Adventure Journal posted an image so good I had to share it in my own blog. While the stats are staggering, this is not new information for me. However, the comments from readers were rather interesting. In particular, comparing the numbers of farmed animals that humans kill each year for food to the number of sharks killed each year helped me reach some fundamental conclusions about why that comparison is so wrong.
Number one, and most importantly, sharks are keystone predators. This means their role is to eat other animals, in essence thinning out the herds and keeping the gene pools strong. Since they eat other animals, by nature’s brilliant design, they do not reproduce at the level that animals further down the food chain do. Thus, it is even more catastrophic to slaughter these animals at the level that we do. In case that didn’t make sense, this is bad for two reasons: We’re removing the animals that keep the ocean healthy and doing it at a rate these particular animals can’t bounce back from.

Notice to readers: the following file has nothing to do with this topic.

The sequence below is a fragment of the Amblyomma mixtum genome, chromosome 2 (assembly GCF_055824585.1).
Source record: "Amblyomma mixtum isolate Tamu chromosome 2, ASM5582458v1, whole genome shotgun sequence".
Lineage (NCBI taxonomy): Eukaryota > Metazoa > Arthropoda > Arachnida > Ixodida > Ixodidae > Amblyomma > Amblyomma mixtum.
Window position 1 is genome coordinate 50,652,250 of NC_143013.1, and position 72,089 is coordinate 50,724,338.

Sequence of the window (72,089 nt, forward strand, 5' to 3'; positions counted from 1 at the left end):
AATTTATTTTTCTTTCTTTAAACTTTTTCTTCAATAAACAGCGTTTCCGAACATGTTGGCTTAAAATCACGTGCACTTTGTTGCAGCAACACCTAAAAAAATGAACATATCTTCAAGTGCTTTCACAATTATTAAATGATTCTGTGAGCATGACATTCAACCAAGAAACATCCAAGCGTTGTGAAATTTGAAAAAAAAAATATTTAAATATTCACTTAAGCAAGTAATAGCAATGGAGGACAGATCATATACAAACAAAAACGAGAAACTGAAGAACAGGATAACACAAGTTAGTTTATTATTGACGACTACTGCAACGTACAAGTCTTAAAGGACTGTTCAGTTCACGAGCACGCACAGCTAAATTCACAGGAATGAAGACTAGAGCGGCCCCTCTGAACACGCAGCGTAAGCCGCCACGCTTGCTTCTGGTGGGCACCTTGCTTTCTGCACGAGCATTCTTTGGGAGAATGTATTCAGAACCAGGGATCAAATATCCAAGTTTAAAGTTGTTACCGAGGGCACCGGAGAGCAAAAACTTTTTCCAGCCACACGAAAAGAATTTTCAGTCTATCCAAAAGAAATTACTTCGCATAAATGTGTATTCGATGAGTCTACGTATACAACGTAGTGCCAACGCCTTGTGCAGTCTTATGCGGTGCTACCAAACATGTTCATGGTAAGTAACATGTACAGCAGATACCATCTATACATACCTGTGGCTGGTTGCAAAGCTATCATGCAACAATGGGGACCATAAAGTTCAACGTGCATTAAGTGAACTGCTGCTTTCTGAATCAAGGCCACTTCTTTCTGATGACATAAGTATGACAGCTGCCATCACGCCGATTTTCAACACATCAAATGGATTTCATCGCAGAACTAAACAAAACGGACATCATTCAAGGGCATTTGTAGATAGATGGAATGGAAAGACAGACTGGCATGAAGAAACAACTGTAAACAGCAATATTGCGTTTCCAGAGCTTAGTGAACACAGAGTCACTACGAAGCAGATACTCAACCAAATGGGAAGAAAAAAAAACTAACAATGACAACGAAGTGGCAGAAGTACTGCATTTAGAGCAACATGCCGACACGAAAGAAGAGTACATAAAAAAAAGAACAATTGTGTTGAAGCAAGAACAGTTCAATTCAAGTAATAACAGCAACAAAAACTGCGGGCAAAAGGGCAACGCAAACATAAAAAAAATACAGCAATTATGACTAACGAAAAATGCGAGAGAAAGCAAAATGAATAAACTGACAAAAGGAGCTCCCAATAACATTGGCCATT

Number two. For the most part, only the fins are being used while the rest of the shark is discarded. Therefore no argument can be made that the killing of so many sharks helps solve the world’s hunger problems. Here’s how it works; Fins go for 20 - 250 times more per pound than the rest of the shark, therefore if your fleet of boats returns packed with fins instead of the rest of the shark, you have that much more valuable of a cargo load.
Number three. There are 7.5 billion of us and counting. When are we going to stop acting like 7 deaths is a tragedy, particularly when the biggest threat to our future existence is our own population problem?